HIGHLIGHTS from my Blog Posts



Friendships are formed throughout our lives, beginning in early childhood. They can blossom out of random events and pure chance. From sitting next to a fellow pupil in school to participating in mutually enjoyed games and hobbies, they begin easily for children – and can end equally quickly when loyalties are tested or distances imposed. As we mature, at some point we become more discriminatory about friends. We recognise qualities in ourselves which we enjoy finding in others – and sometimes turn our backs on possible friendships with those who we unconsciously deem to be outside that perception. Perhaps, in so doing, we lose out – but such decisions can be life-changing.
So, at what point does a friendship cease to exist? 


We took a different route to visit my brother earlier in the week, and it's one I love because it passes Brentor. Even in January the little church perched on the tor looks solid and reassuring, especially through the skeletal patterns created by the bare and lovely trees...


November 2018


Last month I wrote about the importance of sight in the run-up to my first cataract operation. I am delighted to report that the operation went well and I am now two weeks into what can only be described as a ‘no man’s land’ of very weird vision...


Imagine if you will a rather different take on ‘standing at the gates of Heaven’. In this scenario - which is more of an interview - you are deciding whether to live on Earth as a Human.

Let’s build on the idea. The interviewer – let’s call him/her ‘The Manager’ is a cross between a travel agent, an overworked corporate boss and a psychiatrist. You both run through a basic description of the planet, its geography and features, the locations you might choose – and then more serious matters are discussed. You have decided to be born in the United Kingdom.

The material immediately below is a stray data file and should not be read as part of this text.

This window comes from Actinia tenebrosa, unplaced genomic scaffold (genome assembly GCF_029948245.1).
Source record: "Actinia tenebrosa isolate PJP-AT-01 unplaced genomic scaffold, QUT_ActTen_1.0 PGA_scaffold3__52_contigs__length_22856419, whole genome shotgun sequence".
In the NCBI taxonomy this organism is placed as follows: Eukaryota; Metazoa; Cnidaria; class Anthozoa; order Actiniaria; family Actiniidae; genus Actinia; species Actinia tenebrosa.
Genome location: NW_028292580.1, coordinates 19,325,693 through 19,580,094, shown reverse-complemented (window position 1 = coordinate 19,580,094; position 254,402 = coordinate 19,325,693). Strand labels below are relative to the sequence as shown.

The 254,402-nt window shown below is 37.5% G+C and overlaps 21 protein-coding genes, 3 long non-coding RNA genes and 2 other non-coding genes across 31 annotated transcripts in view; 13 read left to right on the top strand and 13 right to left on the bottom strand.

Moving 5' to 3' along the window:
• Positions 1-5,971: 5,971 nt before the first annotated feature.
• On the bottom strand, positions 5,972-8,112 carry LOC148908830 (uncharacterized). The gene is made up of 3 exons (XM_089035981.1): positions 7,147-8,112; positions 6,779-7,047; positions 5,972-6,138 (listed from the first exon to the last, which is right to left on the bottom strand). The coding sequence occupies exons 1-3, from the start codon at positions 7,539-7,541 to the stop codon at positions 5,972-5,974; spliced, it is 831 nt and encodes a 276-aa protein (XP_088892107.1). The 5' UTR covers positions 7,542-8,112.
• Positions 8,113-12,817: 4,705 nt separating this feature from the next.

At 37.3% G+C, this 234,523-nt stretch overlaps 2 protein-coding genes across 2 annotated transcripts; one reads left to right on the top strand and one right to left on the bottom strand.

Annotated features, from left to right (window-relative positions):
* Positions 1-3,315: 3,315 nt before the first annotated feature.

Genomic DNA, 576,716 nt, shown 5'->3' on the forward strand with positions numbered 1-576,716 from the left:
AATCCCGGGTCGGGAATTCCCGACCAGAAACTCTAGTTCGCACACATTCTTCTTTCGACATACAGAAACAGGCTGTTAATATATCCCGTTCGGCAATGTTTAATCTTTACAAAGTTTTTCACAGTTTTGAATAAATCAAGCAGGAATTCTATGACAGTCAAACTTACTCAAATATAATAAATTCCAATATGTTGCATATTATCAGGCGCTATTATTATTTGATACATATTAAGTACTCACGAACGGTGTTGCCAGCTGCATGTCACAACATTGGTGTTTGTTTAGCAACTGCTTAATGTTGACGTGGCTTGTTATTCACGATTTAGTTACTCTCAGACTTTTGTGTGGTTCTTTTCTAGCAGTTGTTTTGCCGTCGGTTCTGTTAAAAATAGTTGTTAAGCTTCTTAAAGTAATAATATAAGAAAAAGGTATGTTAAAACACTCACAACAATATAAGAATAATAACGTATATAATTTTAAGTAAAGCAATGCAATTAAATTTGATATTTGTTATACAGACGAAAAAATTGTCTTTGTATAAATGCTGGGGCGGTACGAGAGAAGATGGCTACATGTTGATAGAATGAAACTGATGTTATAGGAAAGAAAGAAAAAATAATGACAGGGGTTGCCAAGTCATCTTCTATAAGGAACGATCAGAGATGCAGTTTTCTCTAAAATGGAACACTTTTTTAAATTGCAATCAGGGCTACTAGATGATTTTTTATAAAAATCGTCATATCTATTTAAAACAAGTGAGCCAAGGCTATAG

The Manager: You have chosen quite a tough planet. You may not find it easy to settle down. You’ll be vulnerable right from the word go if your physical appearance doesn’t meet certain standards.

You: What standards?

The Manager: They make them up as they go along. Then there’s intelligence.  You need to be bright, but at times you’d be wise to hide it if you are.

You: So far so good, I’ll play along. Any other difficulties?


The Manager: I would say one of the problems is the frailty of their bodies. They are very poorly designed. Humans haven’t evolved very well, and they are not good at looking after themselves. Even when they do, they can be struck down by physical and mental illnesses which they tackle in all manner of ways, none of which are particularly effective. It won’t be possible to choose a design, I’m afraid.

You: I’m well aware of that.

The Manager: Explain to me why you think you would be suited to this planet?

You: I’m passionate about some of its beautiful features and the way in which Humans interpret them through art, music and other forms of communication.

The Manager: Huh! If you think your lifetime there will enable you to devote yourself entirely to philosophical matters, you really haven’t investigated it properly at all! The odds of you being born into – or, for that matter, working to achieve such a life are far too long.

A pause ensues.

The Manager: You may find yourself emotionally ill-equipped to cope. You understand that you may form attachments to people; that those people may let you down or die. You may produce children:  burdens of responsibility and emotional ties. Could you handle this?